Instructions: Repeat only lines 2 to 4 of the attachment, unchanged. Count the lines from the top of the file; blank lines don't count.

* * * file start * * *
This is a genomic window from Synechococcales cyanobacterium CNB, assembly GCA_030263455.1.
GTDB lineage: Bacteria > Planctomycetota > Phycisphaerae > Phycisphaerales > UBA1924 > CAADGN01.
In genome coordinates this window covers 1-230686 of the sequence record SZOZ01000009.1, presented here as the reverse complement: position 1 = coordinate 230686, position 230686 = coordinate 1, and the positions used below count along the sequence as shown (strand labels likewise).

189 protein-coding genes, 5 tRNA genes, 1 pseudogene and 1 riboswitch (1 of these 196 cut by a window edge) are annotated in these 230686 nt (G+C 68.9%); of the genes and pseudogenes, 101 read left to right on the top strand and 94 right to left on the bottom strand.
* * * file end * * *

GTDB lineage: Bacteria > Planctomycetota > Phycisphaerae > Phycisphaerales > UBA1924 > CAADGN01.
In genome coordinates this window covers 1-230686 of the sequence record SZOZ01000009.1, presented here as the reverse complement: position 1 = coordinate 230686, position 230686 = coordinate 1, and the positions used below count along the sequence as shown (strand labels likewise).

189 protein-coding genes, 5 tRNA genes, 1 pseudogene and 1 riboswitch (1 of these 196 cut by a window edge) are annotated in these 230686 nt (G+C 68.9%); of the genes and pseudogenes, 101 read left to right on the top strand and 94 right to left on the bottom strand.